The term is overused now, and “insights” can mean a dashboard or something you buy from an analyst. Rich data that, unless digested, passes through without disturbing anything’s inner nature.

But real intuition is out there, we just have to work for it. To be precise, we have to pay for it. We pay not with a purchase order but with an effort; not currency but attention. As neuroscientist Daniel Levitin writes in “The Organized Mind“:

Attention has a cost. It is a this-or-that, zero-sum game. We pay attention to one thing, either through conscious decision or because our attentional filter deemed it important enough to push it to the forefront of attentional focus. When we pay attention to one thing, we are necessarily taking attention away from something else.

Paying attention to a message, we commit to dealing with it and temporarily ignoring others. The cost is to our sense of day trading the stock of information, juggling incoming text and ongoing meetings, feeling in control but actually oscillating from one context to another.

By paying more attention to important signals, we can understand them better, and glimpse their unsaid meanings too. But we’ll have to slow down – to hold our nerve like a value investor, or patiently wait as if with a passive index. Statistically, we’ll do better that way, but we’ll feel as if chances are passing us by. They probably aren’t! And by listening carefully to “text and subtext”, we can open more opportunity.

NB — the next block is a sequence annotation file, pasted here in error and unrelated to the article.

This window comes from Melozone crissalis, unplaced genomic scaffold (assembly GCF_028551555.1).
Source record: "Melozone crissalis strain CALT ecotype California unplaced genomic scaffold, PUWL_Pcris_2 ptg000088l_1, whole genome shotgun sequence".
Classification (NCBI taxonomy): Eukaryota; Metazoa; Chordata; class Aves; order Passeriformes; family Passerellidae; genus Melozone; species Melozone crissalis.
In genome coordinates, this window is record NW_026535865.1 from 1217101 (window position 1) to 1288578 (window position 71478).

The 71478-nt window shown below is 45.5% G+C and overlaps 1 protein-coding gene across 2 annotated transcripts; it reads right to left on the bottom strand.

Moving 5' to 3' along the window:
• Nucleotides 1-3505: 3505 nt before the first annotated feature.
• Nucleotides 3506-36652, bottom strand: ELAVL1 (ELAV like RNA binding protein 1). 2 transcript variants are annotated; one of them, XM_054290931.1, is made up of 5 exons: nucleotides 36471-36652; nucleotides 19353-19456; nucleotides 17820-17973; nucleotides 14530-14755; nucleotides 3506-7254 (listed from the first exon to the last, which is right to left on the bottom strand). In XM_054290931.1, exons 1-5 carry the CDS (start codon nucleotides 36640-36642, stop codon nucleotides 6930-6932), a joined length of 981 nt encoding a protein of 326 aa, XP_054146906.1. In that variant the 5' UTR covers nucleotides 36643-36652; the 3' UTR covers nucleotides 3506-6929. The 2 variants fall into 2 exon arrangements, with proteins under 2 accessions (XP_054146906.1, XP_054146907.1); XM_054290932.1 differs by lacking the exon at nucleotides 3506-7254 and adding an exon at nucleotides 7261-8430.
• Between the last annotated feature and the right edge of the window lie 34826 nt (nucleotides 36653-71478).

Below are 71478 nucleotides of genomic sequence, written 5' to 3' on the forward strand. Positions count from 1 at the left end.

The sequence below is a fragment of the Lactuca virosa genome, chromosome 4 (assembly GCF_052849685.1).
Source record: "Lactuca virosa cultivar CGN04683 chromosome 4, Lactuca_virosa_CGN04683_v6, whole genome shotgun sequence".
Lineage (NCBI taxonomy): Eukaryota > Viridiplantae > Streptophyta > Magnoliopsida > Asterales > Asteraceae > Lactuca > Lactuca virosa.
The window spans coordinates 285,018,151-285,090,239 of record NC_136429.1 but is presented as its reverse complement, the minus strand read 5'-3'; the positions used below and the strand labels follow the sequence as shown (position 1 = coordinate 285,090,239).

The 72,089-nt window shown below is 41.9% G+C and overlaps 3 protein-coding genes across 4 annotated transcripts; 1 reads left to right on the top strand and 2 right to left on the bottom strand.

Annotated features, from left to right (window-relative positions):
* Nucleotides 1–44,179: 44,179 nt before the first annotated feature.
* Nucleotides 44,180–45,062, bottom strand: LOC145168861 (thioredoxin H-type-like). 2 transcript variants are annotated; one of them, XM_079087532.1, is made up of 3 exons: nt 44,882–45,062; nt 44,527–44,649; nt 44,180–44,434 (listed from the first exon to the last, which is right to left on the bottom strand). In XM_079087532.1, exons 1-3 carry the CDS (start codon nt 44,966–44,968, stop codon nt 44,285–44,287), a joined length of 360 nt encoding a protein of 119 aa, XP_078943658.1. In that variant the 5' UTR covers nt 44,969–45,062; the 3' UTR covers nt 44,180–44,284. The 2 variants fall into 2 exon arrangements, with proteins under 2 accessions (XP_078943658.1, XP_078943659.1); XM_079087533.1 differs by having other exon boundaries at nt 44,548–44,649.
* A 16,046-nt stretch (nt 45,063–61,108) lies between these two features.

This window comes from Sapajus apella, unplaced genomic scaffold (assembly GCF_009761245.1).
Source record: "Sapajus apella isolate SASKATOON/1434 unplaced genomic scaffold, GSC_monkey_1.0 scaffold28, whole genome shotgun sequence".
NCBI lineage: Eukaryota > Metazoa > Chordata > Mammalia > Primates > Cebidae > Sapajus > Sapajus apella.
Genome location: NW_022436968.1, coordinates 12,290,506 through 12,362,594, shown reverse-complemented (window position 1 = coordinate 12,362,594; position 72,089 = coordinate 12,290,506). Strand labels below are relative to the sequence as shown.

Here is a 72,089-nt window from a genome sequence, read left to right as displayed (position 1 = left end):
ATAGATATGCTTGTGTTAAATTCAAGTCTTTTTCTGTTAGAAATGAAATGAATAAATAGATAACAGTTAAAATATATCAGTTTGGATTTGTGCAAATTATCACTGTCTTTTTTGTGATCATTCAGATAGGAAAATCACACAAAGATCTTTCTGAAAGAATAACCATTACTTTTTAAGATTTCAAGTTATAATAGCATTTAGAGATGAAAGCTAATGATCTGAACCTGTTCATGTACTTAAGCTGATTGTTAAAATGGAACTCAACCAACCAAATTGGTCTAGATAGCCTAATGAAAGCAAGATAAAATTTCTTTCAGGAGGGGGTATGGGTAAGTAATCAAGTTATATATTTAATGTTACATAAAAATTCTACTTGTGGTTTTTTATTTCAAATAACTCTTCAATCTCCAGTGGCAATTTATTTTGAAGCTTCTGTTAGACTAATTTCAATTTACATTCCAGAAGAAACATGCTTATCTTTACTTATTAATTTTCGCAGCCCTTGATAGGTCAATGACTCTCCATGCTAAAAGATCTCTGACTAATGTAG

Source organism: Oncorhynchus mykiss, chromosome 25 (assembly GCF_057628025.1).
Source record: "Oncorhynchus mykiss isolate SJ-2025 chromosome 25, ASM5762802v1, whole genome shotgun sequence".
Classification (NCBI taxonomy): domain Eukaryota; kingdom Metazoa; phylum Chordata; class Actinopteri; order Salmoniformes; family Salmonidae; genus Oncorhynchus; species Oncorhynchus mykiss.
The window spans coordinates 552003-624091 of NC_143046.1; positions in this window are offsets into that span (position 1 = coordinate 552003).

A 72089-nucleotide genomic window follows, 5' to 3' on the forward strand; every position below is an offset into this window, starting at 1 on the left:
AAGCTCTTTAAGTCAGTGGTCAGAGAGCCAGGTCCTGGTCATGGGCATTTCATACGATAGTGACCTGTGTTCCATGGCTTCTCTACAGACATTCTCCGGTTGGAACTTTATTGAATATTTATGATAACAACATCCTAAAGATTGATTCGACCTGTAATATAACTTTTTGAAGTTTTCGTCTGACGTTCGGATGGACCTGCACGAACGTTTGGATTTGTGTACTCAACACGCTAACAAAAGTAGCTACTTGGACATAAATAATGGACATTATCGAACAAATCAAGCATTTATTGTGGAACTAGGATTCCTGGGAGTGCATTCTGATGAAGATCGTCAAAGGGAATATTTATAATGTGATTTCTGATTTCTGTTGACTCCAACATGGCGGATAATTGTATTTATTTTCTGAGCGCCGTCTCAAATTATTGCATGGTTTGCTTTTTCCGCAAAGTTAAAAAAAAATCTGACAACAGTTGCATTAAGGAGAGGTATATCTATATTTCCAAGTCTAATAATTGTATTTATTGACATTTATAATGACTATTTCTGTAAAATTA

A manufacturer wanted to save time preparing their technical content. As they described to a salesperson the problems they were trying to solve, she heard something beyond what they stated.

The team writing the content said that because it was so hard to check and maintain, it reached its consumers of engineers and local area representatives too slowly. Someone said “not that they’re happy when it gets to them”. The team resented their audience’s grumbling, as they saw it, given that they were working so hard. Almost like a counsellor, the salesperson elicited from the team that the content itself wasn’t perfect – the audience struggled to find a path through the various documents affecting their roles. But there had been no time to think about this in the daily battles for accurate information.

The salesperson started to bounce ideas off the content team. Were they open to a better way to serve it up? What if it could be recombined via new mapping and linking techniques? Would the organization see the value? Apparently it could, because the sponsor signed up for a more comprehensive solution than they had thought they needed. Within a year, they had happier, more productive content consumers, as well as the more efficient content creation they sought initially.

Often, we're passing through situations while always thinking about the next thing, or someone else's thing, rather than the thing that's right in front of us. We miss out then. We don't pick up the signs of the emotions and thoughts of the people we're with, or the words that we're reading. So breathe out, and be here. Let yourself rest from all the other things you could be thinking or doing, and then pay attention. It's good for work, good for business, probably good for life.

(Adapted from a post at